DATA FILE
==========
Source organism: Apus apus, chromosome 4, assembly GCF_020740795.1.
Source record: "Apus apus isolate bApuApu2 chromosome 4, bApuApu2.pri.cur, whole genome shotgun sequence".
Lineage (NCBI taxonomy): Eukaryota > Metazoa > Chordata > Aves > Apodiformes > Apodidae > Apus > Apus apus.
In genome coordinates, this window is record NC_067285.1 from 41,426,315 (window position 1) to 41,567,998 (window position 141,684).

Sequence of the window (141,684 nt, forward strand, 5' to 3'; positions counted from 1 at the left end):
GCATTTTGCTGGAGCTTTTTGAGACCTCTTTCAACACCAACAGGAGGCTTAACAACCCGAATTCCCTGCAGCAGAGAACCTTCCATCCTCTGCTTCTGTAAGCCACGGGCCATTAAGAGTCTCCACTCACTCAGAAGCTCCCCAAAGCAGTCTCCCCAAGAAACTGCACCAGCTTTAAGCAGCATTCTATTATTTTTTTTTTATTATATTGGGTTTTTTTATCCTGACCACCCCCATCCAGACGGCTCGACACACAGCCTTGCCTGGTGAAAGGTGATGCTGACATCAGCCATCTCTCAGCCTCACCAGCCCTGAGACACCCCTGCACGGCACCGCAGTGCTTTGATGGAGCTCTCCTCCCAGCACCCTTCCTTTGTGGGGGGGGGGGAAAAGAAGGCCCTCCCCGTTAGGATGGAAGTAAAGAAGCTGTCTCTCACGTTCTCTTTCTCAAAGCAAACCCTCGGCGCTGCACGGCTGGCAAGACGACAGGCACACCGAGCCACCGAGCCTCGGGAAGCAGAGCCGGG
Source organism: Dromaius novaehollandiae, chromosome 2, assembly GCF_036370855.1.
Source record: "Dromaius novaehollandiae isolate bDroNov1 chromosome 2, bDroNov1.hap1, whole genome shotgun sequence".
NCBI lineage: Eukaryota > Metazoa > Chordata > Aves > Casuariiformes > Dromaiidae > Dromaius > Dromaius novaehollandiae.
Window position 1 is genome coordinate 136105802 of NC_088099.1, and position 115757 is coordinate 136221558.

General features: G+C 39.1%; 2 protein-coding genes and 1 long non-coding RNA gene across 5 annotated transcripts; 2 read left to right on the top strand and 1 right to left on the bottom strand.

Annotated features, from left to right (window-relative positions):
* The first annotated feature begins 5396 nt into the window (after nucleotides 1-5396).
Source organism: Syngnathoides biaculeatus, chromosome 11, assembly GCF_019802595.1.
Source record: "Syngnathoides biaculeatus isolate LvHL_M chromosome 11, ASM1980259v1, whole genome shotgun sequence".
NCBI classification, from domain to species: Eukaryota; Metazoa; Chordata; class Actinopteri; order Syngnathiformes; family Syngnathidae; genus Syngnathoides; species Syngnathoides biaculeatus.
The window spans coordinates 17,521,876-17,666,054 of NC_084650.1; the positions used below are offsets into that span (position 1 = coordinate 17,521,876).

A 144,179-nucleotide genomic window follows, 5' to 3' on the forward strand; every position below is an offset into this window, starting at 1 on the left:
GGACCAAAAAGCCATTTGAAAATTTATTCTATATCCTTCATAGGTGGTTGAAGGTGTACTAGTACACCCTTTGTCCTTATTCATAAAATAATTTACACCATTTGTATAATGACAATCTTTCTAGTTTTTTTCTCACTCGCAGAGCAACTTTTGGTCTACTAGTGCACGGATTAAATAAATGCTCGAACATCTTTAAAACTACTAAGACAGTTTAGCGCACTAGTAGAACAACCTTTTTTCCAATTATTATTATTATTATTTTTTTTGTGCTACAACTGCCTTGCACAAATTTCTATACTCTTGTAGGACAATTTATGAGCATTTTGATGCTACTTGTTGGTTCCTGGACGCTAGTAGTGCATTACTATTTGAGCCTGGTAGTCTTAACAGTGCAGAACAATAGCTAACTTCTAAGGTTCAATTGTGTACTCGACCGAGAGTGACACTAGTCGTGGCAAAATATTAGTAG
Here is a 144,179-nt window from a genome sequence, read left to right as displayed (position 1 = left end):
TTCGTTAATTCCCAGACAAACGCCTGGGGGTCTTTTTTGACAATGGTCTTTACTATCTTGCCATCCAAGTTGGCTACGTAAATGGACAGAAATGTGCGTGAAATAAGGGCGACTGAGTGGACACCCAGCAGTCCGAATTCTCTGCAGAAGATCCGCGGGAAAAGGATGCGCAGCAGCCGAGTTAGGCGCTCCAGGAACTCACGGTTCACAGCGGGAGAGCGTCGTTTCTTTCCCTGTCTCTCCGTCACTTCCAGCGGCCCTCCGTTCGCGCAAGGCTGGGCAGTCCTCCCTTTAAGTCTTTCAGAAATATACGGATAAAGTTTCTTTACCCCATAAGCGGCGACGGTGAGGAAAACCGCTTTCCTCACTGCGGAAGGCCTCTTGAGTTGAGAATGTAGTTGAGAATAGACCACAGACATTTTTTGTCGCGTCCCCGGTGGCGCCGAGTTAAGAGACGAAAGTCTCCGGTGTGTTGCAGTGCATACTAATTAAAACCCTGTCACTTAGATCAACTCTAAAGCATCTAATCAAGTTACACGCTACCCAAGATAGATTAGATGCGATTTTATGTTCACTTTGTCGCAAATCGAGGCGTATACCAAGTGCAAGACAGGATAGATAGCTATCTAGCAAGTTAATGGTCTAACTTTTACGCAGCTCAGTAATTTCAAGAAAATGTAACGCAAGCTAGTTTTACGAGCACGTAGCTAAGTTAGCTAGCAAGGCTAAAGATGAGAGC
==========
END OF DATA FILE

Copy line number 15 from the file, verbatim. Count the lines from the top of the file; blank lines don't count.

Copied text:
Source record: "Syngnathoides biaculeatus isolate LvHL_M chromosome 11, ASM1980259v1, whole genome shotgun sequence".